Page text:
Then Huxley Grave was off and running through the streets like a madman.
The letter, which he had dropped in his haste, had landed on the floor under the candle stand. It said:
We would be pleased to have you join our Scientific Expedition in the capacity of Ship’s Naturalist and Specimen Collector. You may perform your Scientific Detecting in your off hours as you choose. Ms Aeryn Daring speaks highly of you and her opinion is in our opinion of high value. The airship FAF Gemini departs at 10 am sharp this morning. If you are not on board, we will not wait. Yours in Adventuring, Admiral J.L. Farfleet.
As Huxley fled the Grave house in utmost haste mounted on a horse he had bridled, but not bothered to saddle, without the aid of a groom, the clock in the town square chimed ten. Fortunately for Huck, who had not spent very much time on horseback (horses not being needed much on Laputa, where space was at a premium), the horse he had chosen was a well-behaved a placid old gelding. His mother’s favourite riding horse, in fact, though Huck had taken it only because it was in the stall closest to the stable door. Even with the gelding’s good manners, Huck found it difficult to stay on. A horse was never really meant for riding bareback—else the saddle would never have been invented—and Huck kept sliding to one side or the other. It didn’t help that the bulging satchel pulled at one side of him, and the Device weighed at the other. And besides, Huck was in a hurry, and flapped his legs against the horse’s sides in an attempt to make it go faster. It was what the heroes always did in the boys’ weeklies. Or at least in the illustrations it was what they seemed to do. Of course, pulp heroes usually had heroic-looking saddles to steady them, or else their heroic nature somehow enabled them to adhere to their horses’ backs.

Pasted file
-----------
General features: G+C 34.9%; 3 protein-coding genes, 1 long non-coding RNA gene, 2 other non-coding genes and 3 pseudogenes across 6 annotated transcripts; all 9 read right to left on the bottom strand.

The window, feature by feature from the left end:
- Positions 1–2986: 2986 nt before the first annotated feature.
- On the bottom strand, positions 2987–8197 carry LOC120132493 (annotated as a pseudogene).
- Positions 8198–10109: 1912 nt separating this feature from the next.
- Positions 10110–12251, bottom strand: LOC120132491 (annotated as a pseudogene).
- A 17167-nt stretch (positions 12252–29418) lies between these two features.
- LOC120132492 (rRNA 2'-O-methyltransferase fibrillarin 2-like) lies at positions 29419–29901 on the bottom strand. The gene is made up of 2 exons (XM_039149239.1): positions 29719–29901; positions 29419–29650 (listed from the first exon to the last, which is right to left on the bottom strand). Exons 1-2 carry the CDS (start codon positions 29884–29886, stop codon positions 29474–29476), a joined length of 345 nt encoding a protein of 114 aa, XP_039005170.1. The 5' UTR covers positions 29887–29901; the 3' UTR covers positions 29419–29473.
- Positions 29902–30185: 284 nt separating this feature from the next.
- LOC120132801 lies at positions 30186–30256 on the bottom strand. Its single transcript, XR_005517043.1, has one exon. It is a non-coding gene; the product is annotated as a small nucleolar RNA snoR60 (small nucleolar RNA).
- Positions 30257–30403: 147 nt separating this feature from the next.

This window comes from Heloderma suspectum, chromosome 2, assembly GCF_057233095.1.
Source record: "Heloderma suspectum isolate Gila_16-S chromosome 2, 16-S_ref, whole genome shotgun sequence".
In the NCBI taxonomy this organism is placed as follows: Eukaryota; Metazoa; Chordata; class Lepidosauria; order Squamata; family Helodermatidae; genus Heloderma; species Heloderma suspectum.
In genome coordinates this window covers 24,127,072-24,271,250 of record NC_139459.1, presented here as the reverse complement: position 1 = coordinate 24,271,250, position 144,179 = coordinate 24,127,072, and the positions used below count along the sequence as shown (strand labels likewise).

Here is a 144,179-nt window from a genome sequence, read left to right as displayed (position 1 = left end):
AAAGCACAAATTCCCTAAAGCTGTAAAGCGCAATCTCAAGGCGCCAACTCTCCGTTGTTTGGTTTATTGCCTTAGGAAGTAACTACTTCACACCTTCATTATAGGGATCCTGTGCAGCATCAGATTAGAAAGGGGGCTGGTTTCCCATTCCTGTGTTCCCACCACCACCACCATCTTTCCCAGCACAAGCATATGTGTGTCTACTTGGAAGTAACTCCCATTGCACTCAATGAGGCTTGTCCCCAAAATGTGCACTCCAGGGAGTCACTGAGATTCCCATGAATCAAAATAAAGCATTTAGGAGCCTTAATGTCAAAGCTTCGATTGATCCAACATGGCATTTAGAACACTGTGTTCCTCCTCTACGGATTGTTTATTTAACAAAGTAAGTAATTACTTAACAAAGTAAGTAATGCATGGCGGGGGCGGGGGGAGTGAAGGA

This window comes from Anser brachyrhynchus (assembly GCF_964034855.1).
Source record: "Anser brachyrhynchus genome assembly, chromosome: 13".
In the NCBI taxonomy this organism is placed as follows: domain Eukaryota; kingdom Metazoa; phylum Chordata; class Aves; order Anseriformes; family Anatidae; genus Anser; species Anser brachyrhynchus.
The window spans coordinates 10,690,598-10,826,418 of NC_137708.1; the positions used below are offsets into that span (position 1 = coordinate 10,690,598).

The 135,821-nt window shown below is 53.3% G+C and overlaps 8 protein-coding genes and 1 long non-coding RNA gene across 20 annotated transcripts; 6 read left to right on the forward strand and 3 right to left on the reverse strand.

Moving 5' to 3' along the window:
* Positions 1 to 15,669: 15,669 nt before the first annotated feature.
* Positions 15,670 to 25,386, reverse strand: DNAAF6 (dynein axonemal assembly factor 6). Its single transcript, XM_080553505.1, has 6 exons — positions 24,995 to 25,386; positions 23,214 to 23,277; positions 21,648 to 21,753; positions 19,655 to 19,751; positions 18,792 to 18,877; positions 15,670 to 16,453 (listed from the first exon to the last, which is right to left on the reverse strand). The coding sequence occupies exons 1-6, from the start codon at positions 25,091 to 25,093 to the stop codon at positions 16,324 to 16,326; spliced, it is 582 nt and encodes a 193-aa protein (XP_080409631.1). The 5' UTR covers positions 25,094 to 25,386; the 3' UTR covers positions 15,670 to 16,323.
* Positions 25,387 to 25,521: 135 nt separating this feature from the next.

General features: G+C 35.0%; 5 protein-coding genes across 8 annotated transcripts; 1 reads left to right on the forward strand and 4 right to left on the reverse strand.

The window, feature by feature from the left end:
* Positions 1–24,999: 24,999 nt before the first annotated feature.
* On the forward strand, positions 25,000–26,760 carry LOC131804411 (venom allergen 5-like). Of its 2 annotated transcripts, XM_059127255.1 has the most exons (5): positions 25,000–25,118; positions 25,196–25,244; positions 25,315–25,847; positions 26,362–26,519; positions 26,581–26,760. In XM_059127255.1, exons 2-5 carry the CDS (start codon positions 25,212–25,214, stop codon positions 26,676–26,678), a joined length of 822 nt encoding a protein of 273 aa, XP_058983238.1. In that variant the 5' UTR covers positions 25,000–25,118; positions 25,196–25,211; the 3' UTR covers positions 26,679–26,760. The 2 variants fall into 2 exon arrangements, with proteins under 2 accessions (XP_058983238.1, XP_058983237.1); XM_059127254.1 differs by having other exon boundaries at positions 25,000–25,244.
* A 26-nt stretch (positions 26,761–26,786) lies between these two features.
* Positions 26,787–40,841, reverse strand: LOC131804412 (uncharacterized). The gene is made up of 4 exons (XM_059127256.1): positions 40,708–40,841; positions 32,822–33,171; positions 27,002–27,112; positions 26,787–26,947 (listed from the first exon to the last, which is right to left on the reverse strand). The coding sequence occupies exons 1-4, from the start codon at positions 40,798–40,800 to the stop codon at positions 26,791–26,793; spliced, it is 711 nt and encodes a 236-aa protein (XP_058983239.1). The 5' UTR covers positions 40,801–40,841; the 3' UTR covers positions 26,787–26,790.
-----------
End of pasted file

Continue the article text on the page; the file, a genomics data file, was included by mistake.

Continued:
Huxley, alas, was not a pulp hero. He made a decidedly unheroic picture as he urged the horse through the streets of Darwin city towards the air fields. His legs flapped, his satchel flapped, his clothing flapped, the reins flapped (for Huck had not quite got the hang of holding them properly), and once, as it slipped dangerously from his grasp, the pages of the Device flapped. In a manouevre worthy of an acrobat (and one which it was a wonder he was able to perform without slipping off the horse and breaking his neck), Huck twisted, slid down one side of the horse, regained his grasp on the Device by snatching at one of the leather straps, righted himself, and began to slide off the other side of the horse.
Somehow, the gelding was able to interpret Huck’s confused rein-tugging and leg-flapping and delivered him to the edge of the air field at top speed, swerving suddenly at intervals in order to miss pedestrians and keep Huck on his back. At the edge of the field, the horse slid to a stop and Huck managed not to fall off. The field was empty.
Want to read more? Pick up a copy of the Doctor Fantastique’s Show of Wonders Winter 2011 issue!